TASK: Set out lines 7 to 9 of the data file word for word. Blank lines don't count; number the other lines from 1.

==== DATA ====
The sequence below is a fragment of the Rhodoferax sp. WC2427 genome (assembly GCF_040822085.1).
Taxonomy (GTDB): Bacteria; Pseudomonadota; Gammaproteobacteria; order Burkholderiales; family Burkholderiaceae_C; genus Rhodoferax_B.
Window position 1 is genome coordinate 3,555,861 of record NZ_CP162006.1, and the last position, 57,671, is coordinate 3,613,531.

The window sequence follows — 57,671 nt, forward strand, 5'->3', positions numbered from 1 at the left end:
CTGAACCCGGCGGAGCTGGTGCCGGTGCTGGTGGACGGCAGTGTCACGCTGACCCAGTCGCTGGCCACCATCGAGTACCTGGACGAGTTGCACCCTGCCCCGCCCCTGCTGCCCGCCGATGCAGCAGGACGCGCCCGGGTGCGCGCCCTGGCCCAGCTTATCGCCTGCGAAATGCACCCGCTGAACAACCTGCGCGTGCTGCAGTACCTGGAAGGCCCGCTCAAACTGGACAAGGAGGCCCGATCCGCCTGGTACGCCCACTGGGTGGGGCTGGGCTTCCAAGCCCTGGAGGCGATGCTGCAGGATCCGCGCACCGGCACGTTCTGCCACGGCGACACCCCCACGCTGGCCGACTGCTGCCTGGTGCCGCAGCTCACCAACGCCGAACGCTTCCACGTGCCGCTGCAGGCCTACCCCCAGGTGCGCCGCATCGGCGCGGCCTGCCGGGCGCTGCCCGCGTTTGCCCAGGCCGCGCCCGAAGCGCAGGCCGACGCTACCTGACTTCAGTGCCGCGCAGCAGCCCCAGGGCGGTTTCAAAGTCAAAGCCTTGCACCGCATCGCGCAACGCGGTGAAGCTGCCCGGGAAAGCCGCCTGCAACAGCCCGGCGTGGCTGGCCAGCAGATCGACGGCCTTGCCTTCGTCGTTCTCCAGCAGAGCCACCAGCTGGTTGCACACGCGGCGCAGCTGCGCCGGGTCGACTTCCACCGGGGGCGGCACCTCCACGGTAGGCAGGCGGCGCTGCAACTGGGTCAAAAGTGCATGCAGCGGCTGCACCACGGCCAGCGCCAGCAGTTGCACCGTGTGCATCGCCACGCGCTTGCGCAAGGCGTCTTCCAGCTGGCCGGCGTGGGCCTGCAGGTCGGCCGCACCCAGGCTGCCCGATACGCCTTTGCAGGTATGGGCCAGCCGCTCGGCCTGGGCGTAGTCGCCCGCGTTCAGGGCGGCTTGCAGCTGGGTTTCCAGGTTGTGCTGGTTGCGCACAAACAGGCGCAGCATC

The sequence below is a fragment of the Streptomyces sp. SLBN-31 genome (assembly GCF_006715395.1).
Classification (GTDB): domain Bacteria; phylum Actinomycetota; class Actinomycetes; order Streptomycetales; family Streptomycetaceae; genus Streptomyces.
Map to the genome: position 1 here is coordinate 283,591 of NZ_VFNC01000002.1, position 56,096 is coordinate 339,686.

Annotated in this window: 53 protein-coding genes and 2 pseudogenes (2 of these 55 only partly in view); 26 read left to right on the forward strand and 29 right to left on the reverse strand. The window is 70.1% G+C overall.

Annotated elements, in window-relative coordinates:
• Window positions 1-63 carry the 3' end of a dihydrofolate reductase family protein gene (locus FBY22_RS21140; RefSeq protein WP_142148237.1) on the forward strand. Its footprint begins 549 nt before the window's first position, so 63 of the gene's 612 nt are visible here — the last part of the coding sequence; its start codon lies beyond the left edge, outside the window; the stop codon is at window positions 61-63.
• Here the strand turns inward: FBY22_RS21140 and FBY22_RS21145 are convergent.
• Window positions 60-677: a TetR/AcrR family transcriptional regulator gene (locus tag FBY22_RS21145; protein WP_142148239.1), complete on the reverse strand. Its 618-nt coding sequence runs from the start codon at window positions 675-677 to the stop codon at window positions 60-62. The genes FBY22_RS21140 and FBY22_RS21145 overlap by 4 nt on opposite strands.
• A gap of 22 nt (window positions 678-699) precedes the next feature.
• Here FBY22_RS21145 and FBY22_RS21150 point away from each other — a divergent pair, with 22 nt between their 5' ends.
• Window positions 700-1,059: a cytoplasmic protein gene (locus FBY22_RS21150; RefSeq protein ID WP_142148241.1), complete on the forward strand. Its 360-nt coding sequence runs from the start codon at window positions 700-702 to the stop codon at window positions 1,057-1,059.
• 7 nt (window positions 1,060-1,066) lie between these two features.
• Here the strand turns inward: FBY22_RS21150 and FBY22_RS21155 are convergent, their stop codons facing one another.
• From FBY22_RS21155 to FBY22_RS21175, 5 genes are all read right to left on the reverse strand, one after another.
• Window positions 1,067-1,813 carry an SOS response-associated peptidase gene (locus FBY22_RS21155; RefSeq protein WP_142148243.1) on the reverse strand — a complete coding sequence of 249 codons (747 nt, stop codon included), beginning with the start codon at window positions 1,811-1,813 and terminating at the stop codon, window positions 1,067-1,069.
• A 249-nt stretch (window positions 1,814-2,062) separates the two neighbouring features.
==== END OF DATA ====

Classification (GTDB): domain Bacteria; phylum Actinomycetota; class Actinomycetes; order Streptomycetales; family Streptomycetaceae; genus Streptomyces.
Map to the genome: position 1 here is coordinate 283,591 of NZ_VFNC01000002.1, position 56,096 is coordinate 339,686.

Annotated in this window: 53 protein-coding genes and 2 pseudogenes (2 of these 55 only partly in view); 26 read left to right on the forward strand and 29 right to left on the reverse strand. The window is 70.1% G+C overall.